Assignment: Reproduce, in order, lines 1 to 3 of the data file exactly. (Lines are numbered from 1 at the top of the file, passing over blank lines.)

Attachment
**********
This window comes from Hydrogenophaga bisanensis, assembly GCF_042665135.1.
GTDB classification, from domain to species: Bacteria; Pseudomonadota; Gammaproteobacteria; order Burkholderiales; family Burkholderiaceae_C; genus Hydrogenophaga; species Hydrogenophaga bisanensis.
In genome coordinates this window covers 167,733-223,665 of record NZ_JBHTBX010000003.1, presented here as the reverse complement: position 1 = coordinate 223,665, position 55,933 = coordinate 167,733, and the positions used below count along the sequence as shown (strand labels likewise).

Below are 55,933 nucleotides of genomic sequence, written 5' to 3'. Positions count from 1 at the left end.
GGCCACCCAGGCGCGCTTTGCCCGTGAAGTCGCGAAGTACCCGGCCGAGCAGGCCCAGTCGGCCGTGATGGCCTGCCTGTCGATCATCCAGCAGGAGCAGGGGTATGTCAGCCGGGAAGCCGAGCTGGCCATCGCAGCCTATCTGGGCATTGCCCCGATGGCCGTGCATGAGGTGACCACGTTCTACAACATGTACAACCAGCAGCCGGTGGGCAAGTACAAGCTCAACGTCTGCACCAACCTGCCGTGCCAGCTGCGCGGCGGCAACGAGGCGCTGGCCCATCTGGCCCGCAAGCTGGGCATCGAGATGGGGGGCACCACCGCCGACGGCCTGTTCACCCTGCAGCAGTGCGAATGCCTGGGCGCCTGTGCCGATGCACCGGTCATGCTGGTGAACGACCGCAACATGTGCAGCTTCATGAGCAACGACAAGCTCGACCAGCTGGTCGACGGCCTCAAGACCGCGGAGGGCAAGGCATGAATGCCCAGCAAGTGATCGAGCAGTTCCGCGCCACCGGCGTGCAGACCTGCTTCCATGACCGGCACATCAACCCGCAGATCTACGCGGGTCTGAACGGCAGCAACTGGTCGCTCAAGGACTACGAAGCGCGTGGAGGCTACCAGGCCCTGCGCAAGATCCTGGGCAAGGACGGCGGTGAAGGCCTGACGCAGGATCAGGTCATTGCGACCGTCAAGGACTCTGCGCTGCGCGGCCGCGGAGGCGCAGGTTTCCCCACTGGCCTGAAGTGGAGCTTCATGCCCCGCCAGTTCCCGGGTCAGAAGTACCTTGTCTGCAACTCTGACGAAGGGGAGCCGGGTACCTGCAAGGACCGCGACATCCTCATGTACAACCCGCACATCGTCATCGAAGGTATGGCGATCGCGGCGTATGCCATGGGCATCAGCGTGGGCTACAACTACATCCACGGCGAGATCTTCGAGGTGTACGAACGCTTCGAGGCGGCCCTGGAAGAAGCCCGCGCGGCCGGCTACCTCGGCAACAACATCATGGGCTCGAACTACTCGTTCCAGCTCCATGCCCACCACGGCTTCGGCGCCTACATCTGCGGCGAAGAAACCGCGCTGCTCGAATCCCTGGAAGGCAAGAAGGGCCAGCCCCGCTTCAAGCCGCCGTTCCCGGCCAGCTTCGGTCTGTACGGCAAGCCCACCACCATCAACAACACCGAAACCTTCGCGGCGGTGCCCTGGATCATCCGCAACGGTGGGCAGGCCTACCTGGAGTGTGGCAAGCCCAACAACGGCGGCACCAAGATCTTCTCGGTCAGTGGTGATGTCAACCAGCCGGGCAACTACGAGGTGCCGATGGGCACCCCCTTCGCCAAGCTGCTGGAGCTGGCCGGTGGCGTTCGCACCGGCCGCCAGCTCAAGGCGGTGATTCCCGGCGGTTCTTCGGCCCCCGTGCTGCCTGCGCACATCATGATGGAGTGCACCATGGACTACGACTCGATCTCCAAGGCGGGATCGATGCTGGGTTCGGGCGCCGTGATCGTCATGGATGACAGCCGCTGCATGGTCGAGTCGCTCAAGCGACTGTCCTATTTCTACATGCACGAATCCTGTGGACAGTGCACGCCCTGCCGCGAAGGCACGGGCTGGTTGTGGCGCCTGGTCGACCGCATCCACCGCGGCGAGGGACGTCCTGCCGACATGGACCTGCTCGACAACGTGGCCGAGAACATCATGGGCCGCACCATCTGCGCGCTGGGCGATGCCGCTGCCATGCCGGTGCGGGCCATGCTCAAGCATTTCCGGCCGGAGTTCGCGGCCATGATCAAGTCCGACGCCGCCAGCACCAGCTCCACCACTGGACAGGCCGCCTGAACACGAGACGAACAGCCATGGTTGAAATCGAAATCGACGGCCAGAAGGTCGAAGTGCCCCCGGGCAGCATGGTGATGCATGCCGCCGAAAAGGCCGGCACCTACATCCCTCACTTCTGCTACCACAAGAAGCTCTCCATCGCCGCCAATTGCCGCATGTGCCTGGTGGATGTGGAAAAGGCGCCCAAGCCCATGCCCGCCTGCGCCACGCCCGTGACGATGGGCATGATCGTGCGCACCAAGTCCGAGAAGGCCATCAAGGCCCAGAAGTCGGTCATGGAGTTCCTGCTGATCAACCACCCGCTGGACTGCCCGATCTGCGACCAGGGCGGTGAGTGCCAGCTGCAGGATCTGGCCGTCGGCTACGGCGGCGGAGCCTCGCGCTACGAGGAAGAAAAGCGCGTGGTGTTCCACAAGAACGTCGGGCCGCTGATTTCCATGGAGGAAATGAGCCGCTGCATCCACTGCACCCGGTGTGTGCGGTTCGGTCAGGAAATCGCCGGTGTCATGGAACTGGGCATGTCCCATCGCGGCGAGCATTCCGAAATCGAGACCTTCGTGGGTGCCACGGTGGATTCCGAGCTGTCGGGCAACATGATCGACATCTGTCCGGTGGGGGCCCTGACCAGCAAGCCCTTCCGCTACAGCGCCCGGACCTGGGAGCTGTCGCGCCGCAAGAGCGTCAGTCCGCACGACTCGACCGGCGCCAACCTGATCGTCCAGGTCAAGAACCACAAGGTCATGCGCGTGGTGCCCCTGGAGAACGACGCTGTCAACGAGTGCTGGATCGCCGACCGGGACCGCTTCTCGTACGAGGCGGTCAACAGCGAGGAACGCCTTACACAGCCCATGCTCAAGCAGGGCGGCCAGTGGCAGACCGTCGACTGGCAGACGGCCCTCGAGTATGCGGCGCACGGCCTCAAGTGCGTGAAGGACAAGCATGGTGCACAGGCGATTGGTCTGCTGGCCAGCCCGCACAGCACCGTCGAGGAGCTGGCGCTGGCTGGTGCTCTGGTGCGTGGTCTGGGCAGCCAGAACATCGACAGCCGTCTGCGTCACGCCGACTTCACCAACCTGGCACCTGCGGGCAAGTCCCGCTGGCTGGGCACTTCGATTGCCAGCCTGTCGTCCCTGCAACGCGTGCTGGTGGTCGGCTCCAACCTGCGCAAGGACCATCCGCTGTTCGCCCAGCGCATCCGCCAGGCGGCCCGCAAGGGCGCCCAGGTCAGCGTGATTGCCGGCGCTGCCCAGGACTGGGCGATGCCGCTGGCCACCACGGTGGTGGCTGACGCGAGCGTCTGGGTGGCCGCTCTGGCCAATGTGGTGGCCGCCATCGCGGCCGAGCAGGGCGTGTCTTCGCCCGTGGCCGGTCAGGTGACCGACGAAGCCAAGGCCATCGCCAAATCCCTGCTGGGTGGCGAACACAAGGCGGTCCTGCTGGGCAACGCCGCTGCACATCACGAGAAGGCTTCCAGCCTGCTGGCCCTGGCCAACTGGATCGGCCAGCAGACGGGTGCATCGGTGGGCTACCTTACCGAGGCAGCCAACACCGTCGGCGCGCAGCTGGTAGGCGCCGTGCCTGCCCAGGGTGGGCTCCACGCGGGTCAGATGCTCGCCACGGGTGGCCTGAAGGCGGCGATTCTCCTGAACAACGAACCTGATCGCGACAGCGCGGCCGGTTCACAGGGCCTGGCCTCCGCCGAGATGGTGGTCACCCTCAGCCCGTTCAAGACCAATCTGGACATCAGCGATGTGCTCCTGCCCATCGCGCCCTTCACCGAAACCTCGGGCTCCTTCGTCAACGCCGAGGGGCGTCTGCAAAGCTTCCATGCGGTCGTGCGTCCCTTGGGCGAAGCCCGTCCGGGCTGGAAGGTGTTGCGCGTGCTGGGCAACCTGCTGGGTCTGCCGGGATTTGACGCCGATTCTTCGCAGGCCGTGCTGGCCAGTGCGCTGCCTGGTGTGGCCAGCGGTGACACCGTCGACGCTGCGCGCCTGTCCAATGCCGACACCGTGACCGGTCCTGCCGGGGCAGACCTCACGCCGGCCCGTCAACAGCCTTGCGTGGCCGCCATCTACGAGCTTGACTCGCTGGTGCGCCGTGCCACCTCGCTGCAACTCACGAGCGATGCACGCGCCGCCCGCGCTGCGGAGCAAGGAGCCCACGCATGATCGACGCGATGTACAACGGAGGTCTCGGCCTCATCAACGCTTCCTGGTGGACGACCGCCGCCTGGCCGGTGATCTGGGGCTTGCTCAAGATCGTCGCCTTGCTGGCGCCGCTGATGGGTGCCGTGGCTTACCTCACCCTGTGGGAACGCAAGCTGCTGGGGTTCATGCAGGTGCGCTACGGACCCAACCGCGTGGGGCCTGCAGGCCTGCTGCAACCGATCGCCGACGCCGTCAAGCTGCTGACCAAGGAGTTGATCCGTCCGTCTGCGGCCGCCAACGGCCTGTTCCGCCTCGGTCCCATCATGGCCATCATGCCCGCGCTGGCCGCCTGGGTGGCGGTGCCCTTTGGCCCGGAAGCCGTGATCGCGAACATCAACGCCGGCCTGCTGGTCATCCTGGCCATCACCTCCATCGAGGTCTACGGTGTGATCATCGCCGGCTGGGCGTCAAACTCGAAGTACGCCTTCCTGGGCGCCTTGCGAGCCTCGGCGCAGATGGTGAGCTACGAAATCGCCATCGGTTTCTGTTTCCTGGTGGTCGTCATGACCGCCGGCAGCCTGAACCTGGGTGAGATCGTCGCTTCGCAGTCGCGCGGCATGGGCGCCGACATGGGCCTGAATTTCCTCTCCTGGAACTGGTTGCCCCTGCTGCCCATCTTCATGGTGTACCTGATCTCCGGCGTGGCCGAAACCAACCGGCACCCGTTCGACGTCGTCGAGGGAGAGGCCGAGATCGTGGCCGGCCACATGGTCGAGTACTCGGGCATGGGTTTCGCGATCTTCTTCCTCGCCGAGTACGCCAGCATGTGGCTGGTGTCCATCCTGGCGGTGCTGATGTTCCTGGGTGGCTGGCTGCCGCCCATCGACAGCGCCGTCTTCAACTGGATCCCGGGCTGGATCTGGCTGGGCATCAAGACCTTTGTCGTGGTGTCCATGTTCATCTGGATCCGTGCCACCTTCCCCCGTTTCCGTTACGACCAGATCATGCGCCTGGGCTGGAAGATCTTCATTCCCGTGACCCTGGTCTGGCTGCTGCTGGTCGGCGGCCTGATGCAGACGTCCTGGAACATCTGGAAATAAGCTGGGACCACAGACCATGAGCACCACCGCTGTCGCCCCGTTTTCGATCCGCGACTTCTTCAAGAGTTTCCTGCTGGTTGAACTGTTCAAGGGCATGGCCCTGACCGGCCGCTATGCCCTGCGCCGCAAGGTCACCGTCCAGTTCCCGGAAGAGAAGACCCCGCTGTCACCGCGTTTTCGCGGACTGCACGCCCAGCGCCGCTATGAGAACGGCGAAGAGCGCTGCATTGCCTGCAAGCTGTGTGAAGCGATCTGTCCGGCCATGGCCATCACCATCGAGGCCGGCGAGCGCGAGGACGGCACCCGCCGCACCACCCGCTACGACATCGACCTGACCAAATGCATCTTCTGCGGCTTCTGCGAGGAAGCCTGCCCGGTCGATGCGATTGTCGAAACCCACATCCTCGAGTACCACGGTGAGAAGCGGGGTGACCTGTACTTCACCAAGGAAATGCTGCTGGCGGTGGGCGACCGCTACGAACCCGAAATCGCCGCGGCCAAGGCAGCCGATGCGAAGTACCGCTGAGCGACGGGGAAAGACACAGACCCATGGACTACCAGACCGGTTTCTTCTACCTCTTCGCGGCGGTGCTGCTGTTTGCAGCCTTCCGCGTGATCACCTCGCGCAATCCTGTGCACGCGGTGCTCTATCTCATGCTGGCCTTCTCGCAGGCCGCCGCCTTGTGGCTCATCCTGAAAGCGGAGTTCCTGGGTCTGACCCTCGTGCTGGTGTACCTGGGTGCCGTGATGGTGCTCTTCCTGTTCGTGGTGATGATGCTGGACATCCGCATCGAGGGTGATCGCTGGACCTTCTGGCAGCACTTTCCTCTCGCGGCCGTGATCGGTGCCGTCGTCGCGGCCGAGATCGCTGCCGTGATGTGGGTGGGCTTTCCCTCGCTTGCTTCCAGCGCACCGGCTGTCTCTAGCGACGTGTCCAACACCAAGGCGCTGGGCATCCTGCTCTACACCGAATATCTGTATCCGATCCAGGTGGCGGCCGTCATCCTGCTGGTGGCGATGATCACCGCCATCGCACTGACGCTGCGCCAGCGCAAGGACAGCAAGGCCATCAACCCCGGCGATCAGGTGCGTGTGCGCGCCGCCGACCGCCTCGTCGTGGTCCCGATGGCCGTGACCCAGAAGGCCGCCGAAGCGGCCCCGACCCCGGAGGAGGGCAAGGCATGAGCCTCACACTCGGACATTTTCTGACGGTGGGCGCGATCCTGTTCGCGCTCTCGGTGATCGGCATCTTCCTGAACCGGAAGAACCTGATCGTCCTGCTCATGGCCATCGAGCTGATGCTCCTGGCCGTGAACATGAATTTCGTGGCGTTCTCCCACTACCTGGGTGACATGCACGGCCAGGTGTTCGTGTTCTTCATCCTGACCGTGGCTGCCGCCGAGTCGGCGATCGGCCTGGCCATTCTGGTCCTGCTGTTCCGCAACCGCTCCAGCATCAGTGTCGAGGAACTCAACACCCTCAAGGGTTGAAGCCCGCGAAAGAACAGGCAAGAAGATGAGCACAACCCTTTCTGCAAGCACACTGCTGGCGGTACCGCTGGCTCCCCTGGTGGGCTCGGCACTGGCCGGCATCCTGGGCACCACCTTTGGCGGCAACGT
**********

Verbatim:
This window comes from Hydrogenophaga bisanensis, assembly GCF_042665135.1.
GTDB classification, from domain to species: Bacteria; Pseudomonadota; Gammaproteobacteria; order Burkholderiales; family Burkholderiaceae_C; genus Hydrogenophaga; species Hydrogenophaga bisanensis.
In genome coordinates this window covers 167,733-223,665 of record NZ_JBHTBX010000003.1, presented here as the reverse complement: position 1 = coordinate 223,665, position 55,933 = coordinate 167,733, and the positions used below count along the sequence as shown (strand labels likewise).